Soccer Definitions - R PDF Print E-mail

RDMF
Right Defensive Midfielder. (See "Formations"). Right is as you face the other team's goal.

Ready Position
The goalkeeper's basic stance (knees bent & hands up) when the ball is within shooting distance of the goal.

Rebound
When your team shoots, it is important for the F's & MF's to "go to goal" & get in position near the goal for a "rebound". A rebound will occur when a shot hits the goal or when the goalkeeper blocks a shot. However, your players should not go too close or the rebound will bounce behind them. When this happens, they not only don't have a shot, but they actually are in the way of their teammates who are trying to take a shot. (i.e., They are between the ball & the goal & blocking their teammate's ability to take a shot. It's almost like giving the other team a defender). Tell your players to not run into the Goal Box until they see where the rebound is going (remind them that they can run forward a lot faster than they can run backward). Also, teach them to aggressively try to win the ball back if an opponent other than the goalkeeper gets the ball near the other team's goal (e.g., from a rebound or a turnover). This can be a great scoring opportunity if you can steal the ball back &, if you accidentally foul, the free kick is too far away from your goal to score.

Recover
(aka "Recovering Run"). Refers to players running to get "goalside" when their team loses the ball so they can take up defensive positions. In recreational soccer, if the other team has a fast break, defenders will often kick the ball out of bounds so the defense has time to "recover". (See "Shift & Sag" and "Cover").

Recreational Soccer
(aka "Rec" soccer). There are 2 types of youth soccer, recreational and select (which is also called travel soccer). "Recreational" soccer is what most youth participate in. There are usually fall and spring seasons, the sponsoring organization lines up the coaches & recruits the players, during the season there is usually one game per week, fun & good sportsmanship are stressed & each player plays at least 50% of each game. Coaches are usually parent volunteers. Rec teams often practice only once per week. (See "Select Soccer").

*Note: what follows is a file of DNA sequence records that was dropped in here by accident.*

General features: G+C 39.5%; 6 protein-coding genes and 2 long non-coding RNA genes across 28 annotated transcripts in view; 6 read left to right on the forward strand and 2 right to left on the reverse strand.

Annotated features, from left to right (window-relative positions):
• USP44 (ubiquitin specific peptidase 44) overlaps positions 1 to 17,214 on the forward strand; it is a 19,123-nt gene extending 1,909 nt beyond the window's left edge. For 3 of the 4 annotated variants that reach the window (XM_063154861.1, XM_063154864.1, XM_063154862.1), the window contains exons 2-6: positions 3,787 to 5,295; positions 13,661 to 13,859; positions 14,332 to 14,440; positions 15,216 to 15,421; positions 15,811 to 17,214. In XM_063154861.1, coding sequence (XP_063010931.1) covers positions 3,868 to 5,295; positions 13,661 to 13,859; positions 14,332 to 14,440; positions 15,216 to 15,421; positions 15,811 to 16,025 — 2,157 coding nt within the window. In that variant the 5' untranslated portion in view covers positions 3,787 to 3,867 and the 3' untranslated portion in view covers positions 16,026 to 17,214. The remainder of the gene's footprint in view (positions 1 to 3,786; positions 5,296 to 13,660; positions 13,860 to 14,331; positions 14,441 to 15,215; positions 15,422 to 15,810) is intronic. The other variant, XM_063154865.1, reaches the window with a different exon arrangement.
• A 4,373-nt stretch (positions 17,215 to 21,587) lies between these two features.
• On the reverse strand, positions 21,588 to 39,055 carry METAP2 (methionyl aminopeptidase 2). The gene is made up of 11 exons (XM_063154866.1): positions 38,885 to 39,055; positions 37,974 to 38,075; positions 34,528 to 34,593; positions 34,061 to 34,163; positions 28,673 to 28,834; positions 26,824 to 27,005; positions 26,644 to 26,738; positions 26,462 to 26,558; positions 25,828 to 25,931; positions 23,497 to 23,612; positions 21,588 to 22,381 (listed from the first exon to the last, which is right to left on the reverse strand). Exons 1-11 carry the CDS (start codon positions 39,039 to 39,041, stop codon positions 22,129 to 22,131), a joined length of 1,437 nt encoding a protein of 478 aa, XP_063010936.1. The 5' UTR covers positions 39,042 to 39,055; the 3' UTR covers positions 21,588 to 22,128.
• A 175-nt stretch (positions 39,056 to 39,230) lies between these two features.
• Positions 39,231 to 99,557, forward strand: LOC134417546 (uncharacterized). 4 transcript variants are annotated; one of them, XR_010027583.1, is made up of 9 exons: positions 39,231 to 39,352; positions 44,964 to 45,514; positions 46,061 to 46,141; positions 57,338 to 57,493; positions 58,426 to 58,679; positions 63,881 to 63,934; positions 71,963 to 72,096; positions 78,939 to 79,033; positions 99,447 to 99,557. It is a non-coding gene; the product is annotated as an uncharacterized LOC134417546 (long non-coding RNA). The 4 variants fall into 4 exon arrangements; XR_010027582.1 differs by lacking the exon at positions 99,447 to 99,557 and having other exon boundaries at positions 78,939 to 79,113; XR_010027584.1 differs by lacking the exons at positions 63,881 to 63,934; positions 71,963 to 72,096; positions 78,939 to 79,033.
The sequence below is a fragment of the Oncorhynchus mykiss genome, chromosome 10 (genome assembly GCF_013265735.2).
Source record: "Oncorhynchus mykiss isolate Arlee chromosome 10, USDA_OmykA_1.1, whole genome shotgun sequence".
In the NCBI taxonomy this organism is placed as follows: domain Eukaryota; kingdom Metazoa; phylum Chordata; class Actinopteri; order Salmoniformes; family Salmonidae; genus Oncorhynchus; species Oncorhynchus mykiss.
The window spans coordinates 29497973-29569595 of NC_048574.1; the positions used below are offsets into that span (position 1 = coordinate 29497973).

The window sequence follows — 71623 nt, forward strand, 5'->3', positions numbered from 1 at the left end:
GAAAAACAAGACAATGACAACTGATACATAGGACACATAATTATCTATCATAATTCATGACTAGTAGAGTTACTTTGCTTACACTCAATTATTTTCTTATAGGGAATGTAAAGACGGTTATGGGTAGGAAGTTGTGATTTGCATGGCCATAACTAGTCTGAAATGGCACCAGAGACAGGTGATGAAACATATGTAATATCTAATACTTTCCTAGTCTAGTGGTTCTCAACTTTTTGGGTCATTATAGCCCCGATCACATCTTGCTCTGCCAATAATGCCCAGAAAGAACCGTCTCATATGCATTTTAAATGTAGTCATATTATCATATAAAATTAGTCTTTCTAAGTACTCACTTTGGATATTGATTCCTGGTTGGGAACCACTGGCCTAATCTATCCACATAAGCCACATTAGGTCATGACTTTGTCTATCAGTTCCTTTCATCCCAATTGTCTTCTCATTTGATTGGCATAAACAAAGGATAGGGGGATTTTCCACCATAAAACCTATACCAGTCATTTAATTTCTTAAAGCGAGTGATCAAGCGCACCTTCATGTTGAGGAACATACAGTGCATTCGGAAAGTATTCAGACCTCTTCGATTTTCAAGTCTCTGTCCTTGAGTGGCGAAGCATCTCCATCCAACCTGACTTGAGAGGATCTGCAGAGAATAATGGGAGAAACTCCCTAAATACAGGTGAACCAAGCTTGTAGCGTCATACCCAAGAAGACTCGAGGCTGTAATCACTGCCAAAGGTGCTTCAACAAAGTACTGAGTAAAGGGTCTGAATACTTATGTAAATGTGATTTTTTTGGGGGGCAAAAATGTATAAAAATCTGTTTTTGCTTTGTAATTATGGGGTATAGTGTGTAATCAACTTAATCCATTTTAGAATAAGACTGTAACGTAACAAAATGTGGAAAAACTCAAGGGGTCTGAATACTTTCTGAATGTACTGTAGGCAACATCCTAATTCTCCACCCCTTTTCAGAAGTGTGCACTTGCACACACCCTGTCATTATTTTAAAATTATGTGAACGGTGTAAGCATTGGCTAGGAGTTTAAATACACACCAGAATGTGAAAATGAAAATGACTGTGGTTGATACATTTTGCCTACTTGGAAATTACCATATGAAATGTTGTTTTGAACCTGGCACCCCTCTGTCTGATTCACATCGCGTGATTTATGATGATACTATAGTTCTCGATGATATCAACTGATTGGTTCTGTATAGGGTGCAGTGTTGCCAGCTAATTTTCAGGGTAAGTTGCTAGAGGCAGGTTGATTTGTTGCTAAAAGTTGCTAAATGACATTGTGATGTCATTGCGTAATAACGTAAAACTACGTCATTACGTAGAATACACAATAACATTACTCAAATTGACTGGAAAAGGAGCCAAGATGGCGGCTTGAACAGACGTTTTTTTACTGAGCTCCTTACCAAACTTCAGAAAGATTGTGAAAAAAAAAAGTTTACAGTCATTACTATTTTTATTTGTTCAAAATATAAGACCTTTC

Red Card
Means a player is ejected from the game & may not be replaced (i.e., his team must "play short"). A red card does not have to be preceded by a "Yellow Card". (See "Cards and "Rules").

Redirect
To change the path of a moving ball by deflecting it (e.g., at the high school level, many goals are scored by a player using his head to redirect a chip pass).

Referee
Most youth games have one referee on the field, called a "Center Referee", who is the referee-in-charge and 2 Assistant Referees. (See "Assistant Referee").

Release
Refers to allowing a FB or the Sweeper to come into the attack if they have the ball and can penetrate. This can be very effective and creates scoring opportunities by overloading the opponent's defense. For example, "They allow the Sweeper to release into the attack". (See "Attacking").

Relegation
Many professional leagues such as the English Premier League and the Italian Serie A use a system of "relegation & promotion" where the teams finishing lowest in the standings are relegated to a lower, less prestigious division and the top teams in the lower division (e.g., Division I in England) are "promoted" and move up to play in the better league. Relegation is bad; promotion is good.

Re Start
Any time play is stopped & restarted (e.g., a corner kick, goal kick, free kick, or kickoff). (See "Set Play").

Reverse Pass
A lateral (sideways) pass to a player who is trailing to one side. This is not a backward or back heel pass. It is often played to space in front of the teammate who is coming up from behind & may go slightly backward. (See "Back Pass").

RF
Right Forward. Right is as you face the other team's goal. (See "Positions" and "Forwards").

RFB
Right Fullback. (See "Positions" and "Fullbacks").

RMF
Right Midfielder. (See "Positions" and "Midfielders").

ROMF
Right Offensive Midfielder. (See "Formations").

Run of Play
(aka "Flow of Play") Refers to goals scored during normal play, as opposed to PK's or shootouts. (e.g., "He scored 4 goals, all in the run of play".)

 
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